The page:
NIST GRANTED PATENT FOR A COMPACT COMPRESSOR FOR POLARIZED [He.sup.3] GAS – National Institute of Standards and Technology

NIST GRANTED PATENT FOR A COMPACT COMPRESSOR FOR POLARIZED [He.sup.3] GAS – National Institute of Standards and Technology – Brief Article

By using optical methods, it is possible to align the magnetic moments of 3He nuclei with an applied magnetic field producing “polarized [He.sup.3] gas.” Since its first production about 40 years ago, polarized [He.sup.3] gas has been employed for many applications such as low temperature physics, studies of nucleon structure, and, more recently, for neutron spin filters and imaging of the human lung. Work on the latter two applications has been pursued by NIST scientists, and has resulted in a patent entitled “Method and apparatus for the compression of a polarized gas” being recently issued to NIST.

Magnetic resonance imaging (MRI), which traditionally relies on the signal derived from the small equilibrium polarization of protons in water in a strong magnetic field, can be more effectively performed for lungs by using the large non-equilibrium polarization produced by optical pumping of [He.sup.3] gas. To produce the polarized gas, two optical pumping methods are being employed at NISTspin–exchange and metastability-exchange. The latter method can rapidly produce highly polarized gas but the process is best performed at low pressures of only a few mbar. For the intended applications, pressures on the order of 1 bar are required, necessitating compression of the gas with as little loss of polarization as possible. Accordingly, NIST researchers modified a commercial diaphragm pump and tested it for use with polarized [He.sup.3] gas. The loss of polarization was found to be acceptable, and can be minimized by increasing the flow rate through the compressor. To maximize the achievable polarization at high flow rates, a new scheme to optimize the efficiency of the optical pumping is being employed. The NIST compressor can produce values of [He.sup.3] polarization as high as 50 %, which is competitive for application to neutron spin filters and polarized gas MRI.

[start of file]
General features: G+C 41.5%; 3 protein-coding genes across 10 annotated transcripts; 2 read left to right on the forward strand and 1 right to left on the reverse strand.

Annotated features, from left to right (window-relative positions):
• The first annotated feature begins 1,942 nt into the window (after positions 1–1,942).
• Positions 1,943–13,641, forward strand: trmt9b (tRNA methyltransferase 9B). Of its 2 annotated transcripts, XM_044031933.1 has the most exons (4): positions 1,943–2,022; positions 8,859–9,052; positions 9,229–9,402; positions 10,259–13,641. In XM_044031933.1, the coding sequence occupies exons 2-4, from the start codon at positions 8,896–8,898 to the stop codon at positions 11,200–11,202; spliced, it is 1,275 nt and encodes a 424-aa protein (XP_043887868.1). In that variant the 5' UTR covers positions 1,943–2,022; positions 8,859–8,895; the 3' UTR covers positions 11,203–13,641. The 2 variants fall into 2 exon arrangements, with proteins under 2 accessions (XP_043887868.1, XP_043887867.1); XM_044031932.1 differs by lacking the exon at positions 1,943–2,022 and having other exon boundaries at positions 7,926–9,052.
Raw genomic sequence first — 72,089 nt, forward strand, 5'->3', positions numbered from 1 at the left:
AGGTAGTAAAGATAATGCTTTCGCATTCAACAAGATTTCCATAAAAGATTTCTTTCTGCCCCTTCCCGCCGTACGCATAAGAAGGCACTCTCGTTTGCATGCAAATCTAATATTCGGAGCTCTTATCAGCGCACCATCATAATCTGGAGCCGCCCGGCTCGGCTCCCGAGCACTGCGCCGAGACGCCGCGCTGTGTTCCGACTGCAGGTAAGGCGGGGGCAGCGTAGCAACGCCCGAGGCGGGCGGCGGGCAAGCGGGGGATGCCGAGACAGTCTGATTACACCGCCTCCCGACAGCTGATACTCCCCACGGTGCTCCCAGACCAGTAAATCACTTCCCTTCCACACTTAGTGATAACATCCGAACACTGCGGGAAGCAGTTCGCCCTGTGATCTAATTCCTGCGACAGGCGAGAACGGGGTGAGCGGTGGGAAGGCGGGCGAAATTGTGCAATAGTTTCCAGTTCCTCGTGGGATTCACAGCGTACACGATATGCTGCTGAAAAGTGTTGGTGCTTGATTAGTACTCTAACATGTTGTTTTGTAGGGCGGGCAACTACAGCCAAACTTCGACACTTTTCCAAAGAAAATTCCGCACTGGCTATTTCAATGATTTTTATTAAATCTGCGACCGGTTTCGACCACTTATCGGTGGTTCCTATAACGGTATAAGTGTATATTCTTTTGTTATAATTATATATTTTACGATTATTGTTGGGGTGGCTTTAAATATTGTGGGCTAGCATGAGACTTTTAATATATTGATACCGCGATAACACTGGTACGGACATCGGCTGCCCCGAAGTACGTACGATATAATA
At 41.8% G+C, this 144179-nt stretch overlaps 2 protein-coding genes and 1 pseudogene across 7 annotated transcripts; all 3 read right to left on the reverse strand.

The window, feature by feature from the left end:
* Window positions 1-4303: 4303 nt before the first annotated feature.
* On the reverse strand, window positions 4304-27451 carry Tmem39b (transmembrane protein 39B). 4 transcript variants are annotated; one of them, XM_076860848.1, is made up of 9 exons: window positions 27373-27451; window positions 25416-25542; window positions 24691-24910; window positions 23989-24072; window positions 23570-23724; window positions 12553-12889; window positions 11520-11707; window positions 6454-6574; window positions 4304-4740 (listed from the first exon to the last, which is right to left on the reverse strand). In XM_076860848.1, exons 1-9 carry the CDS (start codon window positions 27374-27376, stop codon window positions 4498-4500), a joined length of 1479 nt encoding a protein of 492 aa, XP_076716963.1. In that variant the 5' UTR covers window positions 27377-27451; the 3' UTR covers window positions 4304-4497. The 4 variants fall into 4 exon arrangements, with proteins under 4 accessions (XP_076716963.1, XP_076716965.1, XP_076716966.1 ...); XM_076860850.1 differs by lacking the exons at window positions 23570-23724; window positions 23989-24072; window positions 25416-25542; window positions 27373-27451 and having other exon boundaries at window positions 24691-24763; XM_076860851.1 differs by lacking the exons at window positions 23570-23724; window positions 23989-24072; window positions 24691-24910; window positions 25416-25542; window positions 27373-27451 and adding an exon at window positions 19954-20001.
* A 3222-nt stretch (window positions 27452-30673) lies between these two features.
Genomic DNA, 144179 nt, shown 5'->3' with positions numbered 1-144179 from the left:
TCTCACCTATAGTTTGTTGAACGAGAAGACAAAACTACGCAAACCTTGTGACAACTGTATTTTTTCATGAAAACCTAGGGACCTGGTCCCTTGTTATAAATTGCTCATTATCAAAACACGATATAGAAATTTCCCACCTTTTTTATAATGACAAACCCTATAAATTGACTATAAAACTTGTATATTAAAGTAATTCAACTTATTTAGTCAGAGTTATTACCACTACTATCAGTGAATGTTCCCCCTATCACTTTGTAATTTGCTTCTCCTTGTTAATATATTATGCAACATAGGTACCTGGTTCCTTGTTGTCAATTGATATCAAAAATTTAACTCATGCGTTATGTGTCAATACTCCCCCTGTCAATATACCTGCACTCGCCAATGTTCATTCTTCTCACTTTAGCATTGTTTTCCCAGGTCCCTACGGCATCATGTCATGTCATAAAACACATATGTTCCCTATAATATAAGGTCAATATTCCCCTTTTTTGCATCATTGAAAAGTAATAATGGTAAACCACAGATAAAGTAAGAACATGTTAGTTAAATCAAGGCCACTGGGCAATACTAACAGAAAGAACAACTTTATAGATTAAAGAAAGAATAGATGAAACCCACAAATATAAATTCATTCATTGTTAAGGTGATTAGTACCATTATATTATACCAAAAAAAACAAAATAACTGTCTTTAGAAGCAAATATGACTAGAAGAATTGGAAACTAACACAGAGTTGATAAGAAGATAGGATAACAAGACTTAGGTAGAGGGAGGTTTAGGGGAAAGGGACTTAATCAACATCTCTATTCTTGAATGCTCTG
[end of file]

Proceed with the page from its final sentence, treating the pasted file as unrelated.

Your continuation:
COPYRIGHT 2001 National Institute of Standards and Technology

COPYRIGHT 2004 Gale Group